US has intelligence Putin will launch ‘false flag’ attack on his troops as a pretext to invade
The US has information that Russia is planning a ‘false flag’ operation on its own troops in eastern Ukraine to create a pretext for invasion.
The government also believes that Russia is mounting a social media disinformation campaign to portray Ukraine as the aggressor.
The update, which made the prospect of military conflict more immediate, came as Ukrainian government websites were taken offline in a “massive” cyberattack, talks between Washington and Moscow collapsed and Russia held a combat-readiness inspection of their troops.
The United States has evidence that agents trained in urban warfare and sabotage will carry out these attacks on Russian proxy forces, an official told CNN on Friday.
“The Russian military plans to begin these activities several weeks before a military invasion, which could begin between mid-January and mid-February,” the official said.
‘We saw this scenario in 2014 with Crimea.’
Details emerged as Russia conducted rapid combat-readiness inspections of its troops on Friday and when several prominent Ukrainian government websites were taken offline on Friday, authorities said, in a sweeping cyberattack.
Russian tanks from the Novorossiysk Guards mountain formation took part in maneuvers on Friday, further raising temperatures along the border with Ukraine, where 100,000 Russian troops have gathered
A soldier takes position in a trench near the dividing line near the village of Yasne, about 21 miles southwest of Donetsk, controlled by Russian-backed separatists, eastern Ukraine, Friday, January 14, 2022. Moscow accuses Ukraine of using breeding plans of violence to destroy the regain control of areas controlled by Russian-backed separatists in eastern Ukraine
A fighter jet takes off, according to images released by the Russian Defense Ministry. Amid concerns over Russia’s troop build-up, Russia says it is only up to Moscow where it moves its troops within its territory and they pose no external threat
The inspections came as several key Ukrainian government websites were taken offline on Friday, authorities said, in a sweeping cyberattack. Pictured: A laptop displays a warning message in Ukrainian, Russian and Polish, which appeared on the official website of the Ukrainian Ministry of Foreign Affairs after a massive cyberattack, in this image taken on January 14, 2022
The claim of a false flag operation echoes Ukraine’s Defense Ministry, which said Russian special services were preparing provocations against Russian forces to frame Ukraine.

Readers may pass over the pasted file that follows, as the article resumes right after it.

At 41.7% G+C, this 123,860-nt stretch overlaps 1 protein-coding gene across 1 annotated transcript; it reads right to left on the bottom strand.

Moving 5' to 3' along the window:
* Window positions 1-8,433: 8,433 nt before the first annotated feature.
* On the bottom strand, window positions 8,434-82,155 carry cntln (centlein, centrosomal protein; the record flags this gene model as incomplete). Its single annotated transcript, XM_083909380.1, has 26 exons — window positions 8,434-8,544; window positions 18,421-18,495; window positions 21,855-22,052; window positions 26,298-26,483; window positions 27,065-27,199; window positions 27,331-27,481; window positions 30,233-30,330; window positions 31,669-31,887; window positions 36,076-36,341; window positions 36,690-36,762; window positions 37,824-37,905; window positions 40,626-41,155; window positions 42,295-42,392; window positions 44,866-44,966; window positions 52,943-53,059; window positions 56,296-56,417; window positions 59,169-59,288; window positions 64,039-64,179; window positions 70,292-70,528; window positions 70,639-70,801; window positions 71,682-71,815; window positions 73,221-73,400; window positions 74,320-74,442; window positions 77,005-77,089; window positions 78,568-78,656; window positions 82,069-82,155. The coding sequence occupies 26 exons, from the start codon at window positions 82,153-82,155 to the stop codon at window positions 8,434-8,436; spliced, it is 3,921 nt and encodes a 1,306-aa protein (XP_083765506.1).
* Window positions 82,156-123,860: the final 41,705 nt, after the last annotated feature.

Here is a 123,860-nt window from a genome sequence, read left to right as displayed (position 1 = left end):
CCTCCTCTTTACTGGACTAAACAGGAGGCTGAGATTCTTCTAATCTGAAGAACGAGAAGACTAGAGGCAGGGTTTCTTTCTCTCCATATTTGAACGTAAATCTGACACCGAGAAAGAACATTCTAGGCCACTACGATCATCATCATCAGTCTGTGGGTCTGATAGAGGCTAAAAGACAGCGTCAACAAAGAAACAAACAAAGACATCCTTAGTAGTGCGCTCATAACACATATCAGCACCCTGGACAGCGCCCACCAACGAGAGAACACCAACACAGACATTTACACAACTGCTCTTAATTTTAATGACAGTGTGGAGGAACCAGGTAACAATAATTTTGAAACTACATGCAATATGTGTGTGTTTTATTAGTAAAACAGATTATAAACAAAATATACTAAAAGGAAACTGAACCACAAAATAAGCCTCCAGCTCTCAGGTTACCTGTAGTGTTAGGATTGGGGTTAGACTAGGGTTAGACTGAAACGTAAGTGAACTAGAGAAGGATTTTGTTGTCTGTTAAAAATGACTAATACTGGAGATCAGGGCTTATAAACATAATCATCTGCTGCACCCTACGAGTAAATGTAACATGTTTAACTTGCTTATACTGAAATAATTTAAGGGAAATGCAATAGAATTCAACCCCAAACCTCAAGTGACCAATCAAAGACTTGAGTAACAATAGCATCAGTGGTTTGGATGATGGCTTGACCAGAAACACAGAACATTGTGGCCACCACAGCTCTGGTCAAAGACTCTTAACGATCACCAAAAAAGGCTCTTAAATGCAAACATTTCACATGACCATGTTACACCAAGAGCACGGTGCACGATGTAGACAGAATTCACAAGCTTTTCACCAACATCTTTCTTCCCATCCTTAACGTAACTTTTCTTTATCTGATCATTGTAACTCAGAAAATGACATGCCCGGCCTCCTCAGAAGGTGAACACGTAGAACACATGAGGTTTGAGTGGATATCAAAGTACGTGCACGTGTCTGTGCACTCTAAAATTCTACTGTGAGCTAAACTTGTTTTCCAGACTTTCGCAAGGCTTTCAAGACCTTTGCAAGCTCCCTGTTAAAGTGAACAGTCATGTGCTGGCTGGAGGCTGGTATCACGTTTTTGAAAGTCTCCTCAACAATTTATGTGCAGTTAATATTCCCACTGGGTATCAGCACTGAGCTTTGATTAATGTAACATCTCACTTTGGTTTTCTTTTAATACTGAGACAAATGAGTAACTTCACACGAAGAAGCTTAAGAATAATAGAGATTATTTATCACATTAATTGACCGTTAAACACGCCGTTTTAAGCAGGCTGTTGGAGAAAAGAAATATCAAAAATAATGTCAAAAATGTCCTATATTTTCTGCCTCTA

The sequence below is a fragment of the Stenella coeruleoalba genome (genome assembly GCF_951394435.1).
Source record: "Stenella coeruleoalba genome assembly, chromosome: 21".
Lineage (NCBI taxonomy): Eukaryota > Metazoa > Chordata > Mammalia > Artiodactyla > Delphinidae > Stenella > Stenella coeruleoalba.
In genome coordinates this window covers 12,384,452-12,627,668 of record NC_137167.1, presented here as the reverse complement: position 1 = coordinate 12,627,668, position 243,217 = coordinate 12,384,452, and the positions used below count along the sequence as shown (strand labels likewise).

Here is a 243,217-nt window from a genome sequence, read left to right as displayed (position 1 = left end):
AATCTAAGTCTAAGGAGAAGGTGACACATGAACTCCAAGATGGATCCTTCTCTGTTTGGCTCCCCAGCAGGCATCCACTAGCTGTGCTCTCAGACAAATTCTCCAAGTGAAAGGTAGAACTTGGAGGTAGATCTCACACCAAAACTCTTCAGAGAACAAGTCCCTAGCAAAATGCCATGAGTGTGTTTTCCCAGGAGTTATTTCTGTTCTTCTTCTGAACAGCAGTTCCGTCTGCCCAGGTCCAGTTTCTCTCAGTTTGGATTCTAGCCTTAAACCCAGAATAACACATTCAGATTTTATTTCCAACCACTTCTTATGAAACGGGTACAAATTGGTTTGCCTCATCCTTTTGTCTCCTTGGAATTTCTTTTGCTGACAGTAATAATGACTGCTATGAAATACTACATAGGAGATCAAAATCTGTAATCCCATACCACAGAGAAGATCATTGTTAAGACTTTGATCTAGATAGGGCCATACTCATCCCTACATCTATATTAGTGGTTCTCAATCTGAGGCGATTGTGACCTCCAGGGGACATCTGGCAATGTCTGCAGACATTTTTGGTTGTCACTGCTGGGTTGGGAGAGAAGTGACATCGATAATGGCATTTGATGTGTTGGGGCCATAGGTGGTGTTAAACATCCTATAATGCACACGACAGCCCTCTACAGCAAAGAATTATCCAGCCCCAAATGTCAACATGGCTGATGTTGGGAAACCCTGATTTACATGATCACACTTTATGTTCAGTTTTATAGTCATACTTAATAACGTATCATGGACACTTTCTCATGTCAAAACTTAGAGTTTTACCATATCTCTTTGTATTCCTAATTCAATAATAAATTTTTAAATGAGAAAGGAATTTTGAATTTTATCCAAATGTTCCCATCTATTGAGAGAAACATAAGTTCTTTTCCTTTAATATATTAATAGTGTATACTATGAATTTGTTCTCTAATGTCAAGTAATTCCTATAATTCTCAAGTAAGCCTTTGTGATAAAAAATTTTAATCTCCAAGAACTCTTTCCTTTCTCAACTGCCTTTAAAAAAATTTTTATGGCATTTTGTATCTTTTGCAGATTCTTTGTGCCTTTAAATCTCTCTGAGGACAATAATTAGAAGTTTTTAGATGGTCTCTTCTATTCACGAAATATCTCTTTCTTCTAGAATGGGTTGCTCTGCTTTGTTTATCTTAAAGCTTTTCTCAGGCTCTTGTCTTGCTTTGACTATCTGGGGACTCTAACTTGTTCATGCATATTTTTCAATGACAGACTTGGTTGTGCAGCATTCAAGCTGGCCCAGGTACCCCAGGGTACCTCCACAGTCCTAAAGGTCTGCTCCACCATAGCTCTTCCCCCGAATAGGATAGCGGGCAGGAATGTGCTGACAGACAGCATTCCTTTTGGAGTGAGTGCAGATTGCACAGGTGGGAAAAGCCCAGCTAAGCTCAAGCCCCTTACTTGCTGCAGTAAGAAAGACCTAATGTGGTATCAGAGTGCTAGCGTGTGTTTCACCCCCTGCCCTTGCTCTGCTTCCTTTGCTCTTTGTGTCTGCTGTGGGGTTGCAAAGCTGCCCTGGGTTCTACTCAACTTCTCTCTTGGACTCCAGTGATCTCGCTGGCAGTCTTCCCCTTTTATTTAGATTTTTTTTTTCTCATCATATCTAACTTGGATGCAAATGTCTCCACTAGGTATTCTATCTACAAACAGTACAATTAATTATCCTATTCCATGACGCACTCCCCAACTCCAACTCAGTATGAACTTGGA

And a day earlier, President Biden’s national security adviser said the US had intelligence that Russia was preparing a pretext for an invasion.
“Our intelligence community has developed information… that lays the groundwork for Russia to have the ability to devise a pretext for invasion, including through sabotage activities and intelligence operations, by accusing Ukraine of preparing an imminent attack on Russian troops in eastern Ukraine,” he told reporters at the White House
‘We saw this script in 2014. They’re making this script again.’
The White House said President Biden had informed about the cyber attack, which shut down a series of Ukrainian government websites.
A spokesman for the Ukrainian Ministry of Foreign Affairs confirmed details of a hack to AFP.
“As a result of a massive cyber attack, the websites of the Ministry of Foreign Affairs and a number of other government agencies are temporarily down,” he says.
The ministry of education wrote on Facebook that its website was down due to an overnight “global (cyber) attack”.
A soldier from the Ukrainian Armed Forces walks on a front-line trench with Russian-backed separatists near the village of Luganske, in the Donetsk region. Kiev is on high alert since Russia moved 100,000 troops to the border last year
President Biden’s administration has repeatedly warned President Putin about further sanctions if his troops invade Ukraine. In return, Putin demands that NATO guarantee that Ukraine will not join the defense alliance
US Ambassador to the Organization for Security and Co-operation in Europe Michael Carpenter said the world was facing a ‘crisis in European security’ after Thursday’s latest round of talks.
The Cabinet website and the Ministry of Emergencies were also the target of the attack, with services later restored to the government site.
There was no immediate claim of responsibility and Kiev did not say who was responsible. Ukraine had blamed Russians with ties to the Kremlin for previous attacks.
According to Victor Zhora, deputy chairman of the State Department for Special Communications and Information Protection, about 70 websites of national and regional government agencies were targeted.
However, he stressed that no critical infrastructure was compromised and no personal data was leaked.
EU foreign affairs chief Joseph Borrell said Friday the bloc is mobilizing “all its resources” to help Ukraine.
Meanwhile, Russia said it was running out of patience with its demand that NATO not expand eastward, closer to Russia.
Foreign Minister Sergey Lavrov warned Moscow would not wait indefinitely for the Western response and said he expects a response from the US and NATO next week.
“We are out of patience,” Lavrov said at a press conference.
“The West has been driven by hubris and has heightened tensions contrary to its obligations and common sense.”
It comes after a series of meetings between the two sides this week that failed to lead to a breakthrough. As a result, US officials have stepped up their warnings.
The US ambassador to the Organization for Security and Co-operation in Europe said the result was a “crisis in European security.”
“The war drum is loud and the rhetoric has become quite shrill,” said Michael Carpenter.